A machete works perfectly with activities such as light chopping – 3 inch diameter limbs, bush clearing, plant removal, trail clearing, and slicing or knife work, but will struggle with tree felling or hammering tasks for example.
A hatchet performs perfectly on activities such as knife work or slicing, tree felling – those having a diameter greater than three inches, and as a general all-purpose camping tool, but is poor at clearing thick brush or clearing a trail in the undergrowth.
For the reasons above, it is difficult to say with any certainty that either one is better than the other – they are designed for different purposes. However, if I had a choice I would choose a good quality hatchet over a machete.
A hatchet is a more versatile and durable tool with a wider scope of abilities. But if you have enough space… you can carry both!
Stuff you might need…
Which tool is more versatile, a Machete or a Hatchet?
The more versatile your tools, the less tools you’ll need to carry. The swiss army knife was designed with this principle in mind. I don’t think the latest one has a hatchet or machete option though…
To understand the versatility aspect of a machete or a hatchet, you’ll need to know about the weaknesses, strengths, trade-offs, as well as differences of these tools in similar applications.
In a very basic sense, machetes tend to be more sword-like when compared to hatchets. They are made with uniform weight distribution across the long, thin blade.
Although it can tackle most activities done by a hatchet to a degree – splitting small logs, clearing dense vegetation or brush, and chopping small saplings, they lack the power that a small axe can provide.
Hatchets are a small one-hand axe with their major purpose being chopping. The hatchets’ opposite side (poll) is usually blunt and can be used when in need of a hammer.
However, common hatchet uses include wood splitting, cutting, carving and kindling wood, and small to medium tree felling as well as any tasks a knife can do. You could build a whole cabin with a good quality hatchet!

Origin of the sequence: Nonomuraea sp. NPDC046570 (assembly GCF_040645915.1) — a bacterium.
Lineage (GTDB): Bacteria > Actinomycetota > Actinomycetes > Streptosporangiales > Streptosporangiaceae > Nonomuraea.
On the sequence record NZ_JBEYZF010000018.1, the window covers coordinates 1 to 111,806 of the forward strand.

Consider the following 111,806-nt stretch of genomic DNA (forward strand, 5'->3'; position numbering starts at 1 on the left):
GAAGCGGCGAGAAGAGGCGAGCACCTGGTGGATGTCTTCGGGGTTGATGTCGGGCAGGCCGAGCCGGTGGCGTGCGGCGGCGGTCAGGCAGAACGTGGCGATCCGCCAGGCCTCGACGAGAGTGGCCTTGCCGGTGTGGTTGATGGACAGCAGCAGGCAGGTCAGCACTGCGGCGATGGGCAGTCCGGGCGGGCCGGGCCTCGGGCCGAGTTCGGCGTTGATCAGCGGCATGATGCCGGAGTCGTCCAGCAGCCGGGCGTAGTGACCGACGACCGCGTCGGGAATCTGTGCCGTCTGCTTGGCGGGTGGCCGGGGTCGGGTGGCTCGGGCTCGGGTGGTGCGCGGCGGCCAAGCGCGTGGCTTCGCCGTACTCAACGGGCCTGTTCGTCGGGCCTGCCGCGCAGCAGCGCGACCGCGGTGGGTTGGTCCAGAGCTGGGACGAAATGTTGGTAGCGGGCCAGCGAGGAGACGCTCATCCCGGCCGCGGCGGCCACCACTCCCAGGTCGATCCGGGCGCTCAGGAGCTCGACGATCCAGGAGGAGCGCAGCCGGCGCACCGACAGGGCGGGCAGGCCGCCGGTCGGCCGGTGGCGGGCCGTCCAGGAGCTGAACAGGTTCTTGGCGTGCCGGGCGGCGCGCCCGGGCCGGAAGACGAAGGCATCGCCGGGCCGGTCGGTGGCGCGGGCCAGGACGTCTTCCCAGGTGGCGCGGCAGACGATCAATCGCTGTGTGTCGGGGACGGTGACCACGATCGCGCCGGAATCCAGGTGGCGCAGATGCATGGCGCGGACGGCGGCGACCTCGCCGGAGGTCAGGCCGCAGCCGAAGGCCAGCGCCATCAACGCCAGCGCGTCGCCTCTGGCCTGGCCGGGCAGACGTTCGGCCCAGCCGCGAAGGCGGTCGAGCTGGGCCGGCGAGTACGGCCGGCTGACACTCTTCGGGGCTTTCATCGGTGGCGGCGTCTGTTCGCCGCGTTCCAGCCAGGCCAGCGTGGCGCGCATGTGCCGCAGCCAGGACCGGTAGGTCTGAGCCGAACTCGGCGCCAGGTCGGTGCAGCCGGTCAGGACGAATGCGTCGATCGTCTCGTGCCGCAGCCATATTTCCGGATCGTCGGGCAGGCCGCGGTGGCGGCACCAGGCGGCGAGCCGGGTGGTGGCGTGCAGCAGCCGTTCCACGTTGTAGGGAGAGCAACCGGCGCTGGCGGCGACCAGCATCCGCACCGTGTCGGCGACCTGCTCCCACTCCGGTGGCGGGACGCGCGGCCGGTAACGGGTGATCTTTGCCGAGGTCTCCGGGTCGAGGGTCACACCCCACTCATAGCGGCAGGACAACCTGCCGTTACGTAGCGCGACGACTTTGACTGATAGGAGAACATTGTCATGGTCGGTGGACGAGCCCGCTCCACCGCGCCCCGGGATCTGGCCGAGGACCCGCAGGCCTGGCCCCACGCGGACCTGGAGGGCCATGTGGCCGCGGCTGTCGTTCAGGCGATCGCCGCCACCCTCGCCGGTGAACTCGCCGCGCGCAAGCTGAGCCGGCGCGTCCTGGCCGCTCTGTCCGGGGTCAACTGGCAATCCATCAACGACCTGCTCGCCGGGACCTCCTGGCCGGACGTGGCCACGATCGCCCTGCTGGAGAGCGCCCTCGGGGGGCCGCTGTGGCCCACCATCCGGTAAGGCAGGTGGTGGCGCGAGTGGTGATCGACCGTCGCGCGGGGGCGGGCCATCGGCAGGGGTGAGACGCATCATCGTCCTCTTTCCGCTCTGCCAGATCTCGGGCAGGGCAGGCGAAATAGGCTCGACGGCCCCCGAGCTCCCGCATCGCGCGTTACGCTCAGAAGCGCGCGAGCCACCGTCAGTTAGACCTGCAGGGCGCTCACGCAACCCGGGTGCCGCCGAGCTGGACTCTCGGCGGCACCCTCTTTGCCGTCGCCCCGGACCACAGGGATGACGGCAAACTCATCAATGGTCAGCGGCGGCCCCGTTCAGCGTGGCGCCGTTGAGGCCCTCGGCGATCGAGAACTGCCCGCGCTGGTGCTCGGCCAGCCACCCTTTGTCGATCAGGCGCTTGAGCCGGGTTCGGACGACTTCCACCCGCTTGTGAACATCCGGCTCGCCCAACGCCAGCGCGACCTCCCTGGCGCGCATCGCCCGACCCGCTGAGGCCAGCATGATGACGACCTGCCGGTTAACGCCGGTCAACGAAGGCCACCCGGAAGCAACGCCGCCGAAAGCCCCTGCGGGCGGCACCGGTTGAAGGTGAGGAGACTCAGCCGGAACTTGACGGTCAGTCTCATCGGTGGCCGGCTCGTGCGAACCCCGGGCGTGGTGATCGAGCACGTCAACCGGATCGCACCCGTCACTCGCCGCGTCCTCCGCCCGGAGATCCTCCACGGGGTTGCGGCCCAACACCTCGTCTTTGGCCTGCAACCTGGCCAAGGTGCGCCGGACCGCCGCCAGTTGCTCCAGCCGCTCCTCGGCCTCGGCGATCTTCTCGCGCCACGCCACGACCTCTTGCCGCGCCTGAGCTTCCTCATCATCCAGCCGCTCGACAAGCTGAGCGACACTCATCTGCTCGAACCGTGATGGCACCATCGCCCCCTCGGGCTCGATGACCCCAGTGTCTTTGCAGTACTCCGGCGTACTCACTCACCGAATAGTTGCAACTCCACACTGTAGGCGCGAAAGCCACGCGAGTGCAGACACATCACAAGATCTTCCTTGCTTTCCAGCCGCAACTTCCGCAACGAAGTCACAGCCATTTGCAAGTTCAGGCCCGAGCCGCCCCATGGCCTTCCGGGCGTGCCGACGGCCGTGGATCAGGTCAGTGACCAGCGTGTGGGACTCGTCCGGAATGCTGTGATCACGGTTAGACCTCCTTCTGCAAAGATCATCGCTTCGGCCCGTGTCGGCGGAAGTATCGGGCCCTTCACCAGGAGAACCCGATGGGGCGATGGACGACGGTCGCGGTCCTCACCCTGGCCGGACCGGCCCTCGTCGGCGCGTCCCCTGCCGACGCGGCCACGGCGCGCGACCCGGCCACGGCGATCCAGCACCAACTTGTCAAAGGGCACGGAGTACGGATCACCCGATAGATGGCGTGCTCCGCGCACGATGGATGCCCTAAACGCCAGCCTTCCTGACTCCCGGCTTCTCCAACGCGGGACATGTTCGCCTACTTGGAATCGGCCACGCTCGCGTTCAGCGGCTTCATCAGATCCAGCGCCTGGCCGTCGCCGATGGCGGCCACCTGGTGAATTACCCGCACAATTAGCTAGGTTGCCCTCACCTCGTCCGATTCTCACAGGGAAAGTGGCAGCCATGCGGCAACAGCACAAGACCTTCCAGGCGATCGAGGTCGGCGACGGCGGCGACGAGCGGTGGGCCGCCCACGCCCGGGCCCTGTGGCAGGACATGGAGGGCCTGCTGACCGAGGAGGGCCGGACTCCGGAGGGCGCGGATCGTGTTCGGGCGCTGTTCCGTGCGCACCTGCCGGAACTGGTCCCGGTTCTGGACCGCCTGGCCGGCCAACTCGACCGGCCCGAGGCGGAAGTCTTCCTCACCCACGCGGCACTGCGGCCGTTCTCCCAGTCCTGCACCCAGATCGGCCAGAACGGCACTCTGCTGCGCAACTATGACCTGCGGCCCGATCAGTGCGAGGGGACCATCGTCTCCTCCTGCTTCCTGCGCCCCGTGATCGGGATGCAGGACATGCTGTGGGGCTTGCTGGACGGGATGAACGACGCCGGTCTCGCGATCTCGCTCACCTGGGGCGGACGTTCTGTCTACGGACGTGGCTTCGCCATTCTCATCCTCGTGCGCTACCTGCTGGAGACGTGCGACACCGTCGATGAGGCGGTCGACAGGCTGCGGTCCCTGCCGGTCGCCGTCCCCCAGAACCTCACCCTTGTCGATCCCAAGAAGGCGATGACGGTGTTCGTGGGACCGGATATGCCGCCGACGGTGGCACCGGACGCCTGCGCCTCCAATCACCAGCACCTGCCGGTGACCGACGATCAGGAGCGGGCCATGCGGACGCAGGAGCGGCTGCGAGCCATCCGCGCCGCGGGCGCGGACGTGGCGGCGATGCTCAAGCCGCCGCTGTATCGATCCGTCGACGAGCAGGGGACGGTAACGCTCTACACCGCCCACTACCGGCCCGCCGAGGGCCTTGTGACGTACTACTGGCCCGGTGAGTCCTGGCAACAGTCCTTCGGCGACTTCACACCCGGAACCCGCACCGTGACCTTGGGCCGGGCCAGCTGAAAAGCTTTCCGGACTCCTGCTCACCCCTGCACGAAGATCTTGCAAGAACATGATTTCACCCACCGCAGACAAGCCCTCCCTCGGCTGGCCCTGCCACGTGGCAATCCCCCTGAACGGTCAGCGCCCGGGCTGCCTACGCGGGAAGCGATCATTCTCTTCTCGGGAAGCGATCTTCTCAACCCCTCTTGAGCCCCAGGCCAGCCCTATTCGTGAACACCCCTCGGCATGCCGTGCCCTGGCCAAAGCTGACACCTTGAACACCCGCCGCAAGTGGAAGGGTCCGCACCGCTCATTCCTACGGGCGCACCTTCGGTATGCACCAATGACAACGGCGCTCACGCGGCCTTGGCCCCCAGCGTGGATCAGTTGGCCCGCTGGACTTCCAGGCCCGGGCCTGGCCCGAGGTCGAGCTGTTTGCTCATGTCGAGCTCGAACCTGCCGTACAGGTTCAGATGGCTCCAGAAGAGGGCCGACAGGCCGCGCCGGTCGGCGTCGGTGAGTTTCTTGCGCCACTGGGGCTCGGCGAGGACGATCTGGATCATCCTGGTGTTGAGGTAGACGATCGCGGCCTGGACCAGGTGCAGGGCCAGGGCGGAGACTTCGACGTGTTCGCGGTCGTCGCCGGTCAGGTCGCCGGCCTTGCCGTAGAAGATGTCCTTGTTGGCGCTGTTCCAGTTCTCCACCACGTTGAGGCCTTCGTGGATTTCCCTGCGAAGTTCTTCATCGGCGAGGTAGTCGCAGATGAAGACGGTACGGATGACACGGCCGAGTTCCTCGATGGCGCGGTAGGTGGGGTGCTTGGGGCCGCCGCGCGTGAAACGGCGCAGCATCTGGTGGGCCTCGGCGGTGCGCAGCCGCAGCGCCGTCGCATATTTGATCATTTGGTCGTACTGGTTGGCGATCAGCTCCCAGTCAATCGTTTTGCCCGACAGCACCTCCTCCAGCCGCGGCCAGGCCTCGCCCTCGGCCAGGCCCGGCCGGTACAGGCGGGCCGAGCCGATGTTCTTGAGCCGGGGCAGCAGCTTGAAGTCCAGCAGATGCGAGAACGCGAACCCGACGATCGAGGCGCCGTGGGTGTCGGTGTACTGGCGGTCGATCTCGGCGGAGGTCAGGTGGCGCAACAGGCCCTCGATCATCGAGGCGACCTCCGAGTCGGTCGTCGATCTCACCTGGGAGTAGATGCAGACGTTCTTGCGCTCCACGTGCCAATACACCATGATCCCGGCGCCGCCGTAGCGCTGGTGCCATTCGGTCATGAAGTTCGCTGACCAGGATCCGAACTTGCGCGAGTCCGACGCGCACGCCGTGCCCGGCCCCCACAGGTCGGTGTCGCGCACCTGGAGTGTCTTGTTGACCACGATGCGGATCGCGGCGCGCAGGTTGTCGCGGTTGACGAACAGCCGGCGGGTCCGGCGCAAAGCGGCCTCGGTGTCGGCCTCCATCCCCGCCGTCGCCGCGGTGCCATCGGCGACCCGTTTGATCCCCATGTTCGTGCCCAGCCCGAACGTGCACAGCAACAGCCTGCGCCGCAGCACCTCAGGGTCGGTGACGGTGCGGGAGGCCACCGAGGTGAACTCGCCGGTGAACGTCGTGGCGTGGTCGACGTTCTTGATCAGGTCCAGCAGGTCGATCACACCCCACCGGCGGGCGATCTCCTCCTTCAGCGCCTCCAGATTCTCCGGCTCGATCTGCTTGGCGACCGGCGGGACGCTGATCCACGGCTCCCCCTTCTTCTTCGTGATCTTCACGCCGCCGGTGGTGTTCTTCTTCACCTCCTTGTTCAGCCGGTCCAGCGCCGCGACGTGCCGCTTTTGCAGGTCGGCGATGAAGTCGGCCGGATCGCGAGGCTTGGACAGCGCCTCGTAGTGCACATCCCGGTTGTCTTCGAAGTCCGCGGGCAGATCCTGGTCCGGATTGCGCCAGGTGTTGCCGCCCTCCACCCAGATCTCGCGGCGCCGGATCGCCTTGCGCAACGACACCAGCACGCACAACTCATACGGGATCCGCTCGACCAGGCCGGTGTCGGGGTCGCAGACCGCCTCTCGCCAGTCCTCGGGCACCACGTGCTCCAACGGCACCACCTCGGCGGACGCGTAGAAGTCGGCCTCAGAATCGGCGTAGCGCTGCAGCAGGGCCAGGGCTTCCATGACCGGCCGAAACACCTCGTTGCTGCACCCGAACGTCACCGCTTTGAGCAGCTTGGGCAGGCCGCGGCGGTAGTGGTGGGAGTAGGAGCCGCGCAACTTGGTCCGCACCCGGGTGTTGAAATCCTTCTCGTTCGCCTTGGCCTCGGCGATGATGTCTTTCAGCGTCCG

From the information above, you should select the tool depending on the activities you need to perform. For a machete, chopping any dried wood or performing hammering duties is difficult, however, in most situations, it can act as a hatchet.
When it comes to greenwood, it performs excellently. Therefore, a machete IS a highly versatile tool, but lets take a look at some comparisons between these two cutting tools for a variety of activities.
Comparison of Hatchet and Machete on Common Applications
Having discussed the uses of each of these tools, we can compare in-depth how they perform on similar applications.
When we talk about wood splitting in bushcraft, it’s important to understand that we won’t be splitting big logs in half with one mighty swing of your weapon. Splitting wood in this environment is generally done by splitting off small pieces around the edge of a bigger piece of wood.
A hatchet is perfect for this job due to the weighted, wedge-shaped head. The blade sinks into the wood and the wedge splits the wood apart along the grain. Easy, quick and efficient.
A machete was not specifically designed for splitting wood, but it can perform quite well if the wood is newly cut (green) and the pieces are not too thick.
The thin blade WILL get stuck in the wood very easily so some practice is required to perfect this skill with a machete.
Way-making, Clearing Trails
Machetes plays a key role when it comes to clearing a path through the forest or jungle – they were designed for this specific purpose. It’s the best tool for clearing overgrown brush and cutting down thick vegetation when making new trails – it does this with ease.
A hatchet has an average blade length of 3 inches. Compared to an 18 inch machete blade, there is really no competition for this task. If your activity in the wild is mainly focused on hacking your way through dense vegetation, you need a machete!